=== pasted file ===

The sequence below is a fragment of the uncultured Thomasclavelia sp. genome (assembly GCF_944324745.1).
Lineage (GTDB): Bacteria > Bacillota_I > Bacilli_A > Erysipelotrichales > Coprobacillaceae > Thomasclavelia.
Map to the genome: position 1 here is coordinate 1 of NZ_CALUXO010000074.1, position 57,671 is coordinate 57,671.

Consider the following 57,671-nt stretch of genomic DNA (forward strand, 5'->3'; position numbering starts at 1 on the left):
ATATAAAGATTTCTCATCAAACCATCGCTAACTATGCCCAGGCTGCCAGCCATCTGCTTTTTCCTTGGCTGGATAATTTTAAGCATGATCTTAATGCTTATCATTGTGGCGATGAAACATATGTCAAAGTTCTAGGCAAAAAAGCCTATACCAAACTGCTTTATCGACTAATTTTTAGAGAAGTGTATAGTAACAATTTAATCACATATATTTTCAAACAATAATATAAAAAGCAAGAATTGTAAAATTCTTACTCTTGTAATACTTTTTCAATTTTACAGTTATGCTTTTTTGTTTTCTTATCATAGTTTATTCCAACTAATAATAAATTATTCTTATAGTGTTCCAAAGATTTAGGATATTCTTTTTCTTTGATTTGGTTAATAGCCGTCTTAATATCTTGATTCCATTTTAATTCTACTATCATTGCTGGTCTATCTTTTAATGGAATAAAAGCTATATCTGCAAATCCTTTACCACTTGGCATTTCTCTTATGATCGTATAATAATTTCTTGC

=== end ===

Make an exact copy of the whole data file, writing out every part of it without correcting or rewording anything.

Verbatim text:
The sequence below is a fragment of the uncultured Thomasclavelia sp. genome (assembly GCF_944324745.1).
Lineage (GTDB): Bacteria > Bacillota_I > Bacilli_A > Erysipelotrichales > Coprobacillaceae > Thomasclavelia.
Map to the genome: position 1 here is coordinate 1 of NZ_CALUXO010000074.1, position 57,671 is coordinate 57,671.

Consider the following 57,671-nt stretch of genomic DNA (forward strand, 5'->3'; position numbering starts at 1 on the left):
ATATAAAGATTTCTCATCAAACCATCGCTAACTATGCCCAGGCTGCCAGCCATCTGCTTTTTCCTTGGCTGGATAATTTTAAGCATGATCTTAATGCTTATCATTGTGGCGATGAAACATATGTCAAAGTTCTAGGCAAAAAAGCCTATACCAAACTGCTTTATCGACTAATTTTTAGAGAAGTGTATAGTAACAATTTAATCACATATATTTTCAAACAATAATATAAAAAGCAAGAATTGTAAAATTCTTACTCTTGTAATACTTTTTCAATTTTACAGTTATGCTTTTTTGTTTTCTTATCATAGTTTATTCCAACTAATAATAAATTATTCTTATAGTGTTCCAAAGATTTAGGATATTCTTTTTCTTTGATTTGGTTAATAGCCGTCTTAATATCTTGATTCCATTTTAATTCTACTATCATTGCTGGTCTATCTTTTAATGGAATAAAAGCTATATCTGCAAATCCTTTACCACTTGGCATTTCTCTTATGATCGTATAATAATTTCTTGC